There are a couple of book treasures being extremely valuable especially for long-term-oriented Buy and Hold Investors.
Besides The Intelligent Investor written by Benjamin Graham and A Random Walk Down Wallstreet by Burton Gordon Malkiel I’d certainly put
- Stocks for the Long Run by Jeremy Siegel and
- Triumph of the Optimists: 101 Years of Global Investment Returns by Elroy Dimson, Paul March and Michael Staunton
in my personal “must-have read investing books basket”.
The conventional wisdom that
- one should have exposure to the stock market
- through a diversified portfolio of high-quality stocks or/and Index Funds resp. Exchange-Traded Funds (ETFs) and
- hold these positions for the long run
has been empirically proven to be extremely rewarding for investors.
Triumph of the Optimists is particularly interesting as it brings the emotional aspect into the game.
In that book, 16 developed countries are analyzed and returns for stocks, bonds, and bills (as well as inflation) are provided for over a century, revealing that stocks have outperformed every other investment class by a considerable margin. The book shows that there have been golden decades for stock markets having built enormous wealth.
Just look at the 1950s in the US, for instance. Who but the most “crazy Optimist” would have even dared to dream that over the next fifty years on average the real return on equities would be 9% per year?
These extended “golden stock market periods” in the past decades have not been limited to the US, you can find them in several countries all around the world like Germany, Italy, France, etc.
Optimists due to their exposure to enterprise stocks have been triumphant throughout history, benefitting from economic recoveries, boom phases, new technologies, and the wealth of nations.
Why is it important – not to say vital – to be an Optimist? Isn’t it beneficial to be very cautious when it comes to investing? Realists or Pessimists should then have much better returns than Optimists, who often could be even seen as naive.
But empirical data is so clear: it’s the investor with a long-term vision, confident in his or her approach and optimistic in a prosperous economic future that is successful.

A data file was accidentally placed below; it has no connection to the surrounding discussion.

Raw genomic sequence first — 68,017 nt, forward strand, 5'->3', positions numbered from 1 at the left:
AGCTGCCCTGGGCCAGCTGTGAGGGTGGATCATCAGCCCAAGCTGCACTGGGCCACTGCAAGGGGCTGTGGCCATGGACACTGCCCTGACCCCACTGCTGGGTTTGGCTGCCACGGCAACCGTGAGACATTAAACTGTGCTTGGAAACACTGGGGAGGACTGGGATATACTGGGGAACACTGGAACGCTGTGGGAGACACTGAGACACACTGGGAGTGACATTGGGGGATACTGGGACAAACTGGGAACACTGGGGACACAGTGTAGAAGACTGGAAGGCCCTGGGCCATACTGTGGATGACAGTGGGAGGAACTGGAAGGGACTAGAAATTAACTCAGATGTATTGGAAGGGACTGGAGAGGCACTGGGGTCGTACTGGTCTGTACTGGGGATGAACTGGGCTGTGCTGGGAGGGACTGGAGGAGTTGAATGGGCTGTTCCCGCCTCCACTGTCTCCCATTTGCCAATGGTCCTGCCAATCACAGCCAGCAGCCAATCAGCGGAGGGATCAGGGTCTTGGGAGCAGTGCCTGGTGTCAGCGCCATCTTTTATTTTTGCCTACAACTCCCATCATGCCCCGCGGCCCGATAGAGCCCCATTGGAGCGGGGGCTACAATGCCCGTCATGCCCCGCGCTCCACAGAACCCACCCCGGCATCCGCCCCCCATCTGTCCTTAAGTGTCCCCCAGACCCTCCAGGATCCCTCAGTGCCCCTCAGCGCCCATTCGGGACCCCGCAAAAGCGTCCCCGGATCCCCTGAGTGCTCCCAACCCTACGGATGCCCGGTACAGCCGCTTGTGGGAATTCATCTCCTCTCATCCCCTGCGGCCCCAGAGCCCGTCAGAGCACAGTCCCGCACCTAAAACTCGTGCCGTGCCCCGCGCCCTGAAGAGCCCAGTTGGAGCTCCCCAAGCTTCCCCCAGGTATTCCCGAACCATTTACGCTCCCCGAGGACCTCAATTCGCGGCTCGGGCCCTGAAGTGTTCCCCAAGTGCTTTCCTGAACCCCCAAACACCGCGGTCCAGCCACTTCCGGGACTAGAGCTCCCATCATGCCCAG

It’s the Optimists that have the vision and perseverance to stick to their holdings through thick and thin. It’s the Optimists that embrace volatility and take advantage of lower price levels to strengthen their portfolios further.
We all know the pitfalls of market timing and we all know that time in the market is the single most important investment element. Optimists keep their positions in L’Oreal, Nestlé, Colgate-Palmolive, Hershey, etc. They collect the ever-growing dividends and reinvests that money into their investment portfolio, taking benefit of the Magic of the Compound Effect.
Optimists don’t think that the glorious days of a great company like Nestlé or PepsiCo are over. Optimists don’t think that these giants cannot grow any further. Optimists don’t just focus on the lack of real Apple innovations but instead, they focus on Apple’s ever-growing ecosystem and multiple ways to generate cash flows for their shareholders.
It’s the Optimists, that see the Unique Business Models of companies like Pinterest or the dominant position of Facebook, or the disruptive power of Square as positive. They want to own pieces of such businesses.
Optimists not only see opportunities but also seize them. They take calculated risks. They rarely tap into the “Fear of Missing Out Trap (FOMO) – trap”.
Recent developments have shown Optimists excel again as investors. Back in March 2020, amid the global COVID-19 Pandemic, lockdowns all around the world brought social and economic interactions to an abrupt standstill. Stock markets everywhere crashed, falling sharply in a matter of just a few days. Pessimists would understandably remain at the sideline for months to come, instead of taking exposure at extremely attractively valued high-quality stocks. Some investors even sold off positions at market bottoms.
Once again, long-term-oriented Optimistic investors have been the beneficiaries.
Interestingly, people rarely are optimistic when it comes to their long-term view of the economy. And who could blame them: central banks have been printing money like crazy for over decades which historically is an abnormality as well as the huge amounts of public debts all around the globe. It’s more than clear, that this situation is unsustainable for the medium and longer-term.
But here again, it’s the Pessimists that will be affected negatively. They are extremely (and to a large degree understandably) cautious lets them remain at the sideline, overwhelmingly positioned in cash, avoiding the stock market. Not only will they miss out on huge stock market returns, but also be hit hard by inflation over the medium run.
It’s human, to focus on disaster, negative effects, problems. Don’t get me wrong, there will be tough times ahead. But just looking at the long-term stock market trends, it’s crystal clear: it’s the Optimists that will remain triumphant.
You are responsible for your own investment and financial decisions. This article is not, and should not be regarded as investment advice or as a recommendation regarding any particular security or course of action.